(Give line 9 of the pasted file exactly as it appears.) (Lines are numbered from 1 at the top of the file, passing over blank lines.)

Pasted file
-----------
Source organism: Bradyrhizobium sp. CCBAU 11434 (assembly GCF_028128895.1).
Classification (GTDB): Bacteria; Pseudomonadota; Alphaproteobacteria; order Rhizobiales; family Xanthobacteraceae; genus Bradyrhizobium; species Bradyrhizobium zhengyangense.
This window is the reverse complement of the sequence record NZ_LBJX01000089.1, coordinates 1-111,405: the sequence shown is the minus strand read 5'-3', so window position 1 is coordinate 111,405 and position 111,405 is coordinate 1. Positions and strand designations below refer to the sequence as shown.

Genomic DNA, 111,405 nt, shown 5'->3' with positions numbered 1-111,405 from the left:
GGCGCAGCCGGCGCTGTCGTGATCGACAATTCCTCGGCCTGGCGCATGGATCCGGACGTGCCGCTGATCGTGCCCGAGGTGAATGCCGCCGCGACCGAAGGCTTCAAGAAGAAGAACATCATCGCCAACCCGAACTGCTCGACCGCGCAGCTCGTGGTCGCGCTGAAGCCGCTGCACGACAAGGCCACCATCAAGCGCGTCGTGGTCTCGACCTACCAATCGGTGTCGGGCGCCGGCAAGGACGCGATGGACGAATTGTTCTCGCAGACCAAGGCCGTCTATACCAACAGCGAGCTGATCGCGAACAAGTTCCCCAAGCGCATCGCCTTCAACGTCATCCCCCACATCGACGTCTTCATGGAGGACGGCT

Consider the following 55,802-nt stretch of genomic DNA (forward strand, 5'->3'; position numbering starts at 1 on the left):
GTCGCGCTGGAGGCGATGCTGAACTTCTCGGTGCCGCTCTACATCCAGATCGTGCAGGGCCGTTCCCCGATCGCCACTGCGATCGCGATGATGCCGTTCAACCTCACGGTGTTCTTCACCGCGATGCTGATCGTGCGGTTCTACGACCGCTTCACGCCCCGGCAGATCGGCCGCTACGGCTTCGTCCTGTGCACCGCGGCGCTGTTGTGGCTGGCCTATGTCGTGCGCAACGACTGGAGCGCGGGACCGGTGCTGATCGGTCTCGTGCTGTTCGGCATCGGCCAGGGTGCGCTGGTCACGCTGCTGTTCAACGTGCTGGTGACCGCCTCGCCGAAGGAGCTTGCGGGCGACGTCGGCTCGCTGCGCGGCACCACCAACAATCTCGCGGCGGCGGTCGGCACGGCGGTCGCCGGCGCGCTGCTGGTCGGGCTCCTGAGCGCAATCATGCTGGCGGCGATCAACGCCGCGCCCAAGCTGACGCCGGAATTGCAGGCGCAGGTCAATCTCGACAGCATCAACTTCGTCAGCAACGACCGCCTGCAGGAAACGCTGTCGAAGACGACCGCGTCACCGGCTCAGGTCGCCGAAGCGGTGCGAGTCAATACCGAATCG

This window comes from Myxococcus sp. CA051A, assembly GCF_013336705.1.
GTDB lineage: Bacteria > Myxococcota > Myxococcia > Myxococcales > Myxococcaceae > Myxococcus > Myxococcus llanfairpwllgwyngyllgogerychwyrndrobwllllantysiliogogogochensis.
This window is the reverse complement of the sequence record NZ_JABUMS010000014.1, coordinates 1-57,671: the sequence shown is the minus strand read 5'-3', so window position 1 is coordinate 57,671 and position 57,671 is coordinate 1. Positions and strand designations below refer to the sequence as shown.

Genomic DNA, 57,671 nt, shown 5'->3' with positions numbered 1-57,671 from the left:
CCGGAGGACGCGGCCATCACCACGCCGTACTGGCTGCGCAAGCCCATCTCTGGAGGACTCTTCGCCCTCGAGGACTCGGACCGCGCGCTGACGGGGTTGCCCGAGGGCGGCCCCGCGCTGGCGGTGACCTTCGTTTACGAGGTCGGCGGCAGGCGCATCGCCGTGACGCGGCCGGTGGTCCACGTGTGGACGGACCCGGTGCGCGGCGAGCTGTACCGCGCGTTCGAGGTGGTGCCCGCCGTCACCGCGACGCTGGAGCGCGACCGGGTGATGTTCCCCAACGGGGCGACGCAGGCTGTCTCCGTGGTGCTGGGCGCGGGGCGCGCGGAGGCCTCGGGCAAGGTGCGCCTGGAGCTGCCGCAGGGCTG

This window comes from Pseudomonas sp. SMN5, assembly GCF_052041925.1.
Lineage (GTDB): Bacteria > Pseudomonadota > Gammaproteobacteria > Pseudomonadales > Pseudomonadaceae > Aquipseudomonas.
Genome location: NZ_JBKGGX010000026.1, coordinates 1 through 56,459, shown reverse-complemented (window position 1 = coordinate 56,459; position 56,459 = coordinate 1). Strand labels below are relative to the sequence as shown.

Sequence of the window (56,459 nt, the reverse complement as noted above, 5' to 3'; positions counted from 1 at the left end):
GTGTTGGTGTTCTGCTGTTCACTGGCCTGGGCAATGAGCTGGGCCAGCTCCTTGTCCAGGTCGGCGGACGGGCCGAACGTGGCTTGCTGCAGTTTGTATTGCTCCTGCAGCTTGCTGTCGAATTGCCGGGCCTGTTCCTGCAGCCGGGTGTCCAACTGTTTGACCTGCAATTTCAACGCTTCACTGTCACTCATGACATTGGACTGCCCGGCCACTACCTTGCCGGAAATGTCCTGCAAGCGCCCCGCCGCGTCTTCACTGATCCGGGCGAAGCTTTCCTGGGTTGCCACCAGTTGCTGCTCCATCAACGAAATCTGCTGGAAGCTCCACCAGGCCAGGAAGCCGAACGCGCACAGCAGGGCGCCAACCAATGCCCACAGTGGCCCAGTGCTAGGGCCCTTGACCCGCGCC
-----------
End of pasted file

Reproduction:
GTDB lineage: Bacteria > Myxococcota > Myxococcia > Myxococcales > Myxococcaceae > Myxococcus > Myxococcus llanfairpwllgwyngyllgogerychwyrndrobwllllantysiliogogogochensis.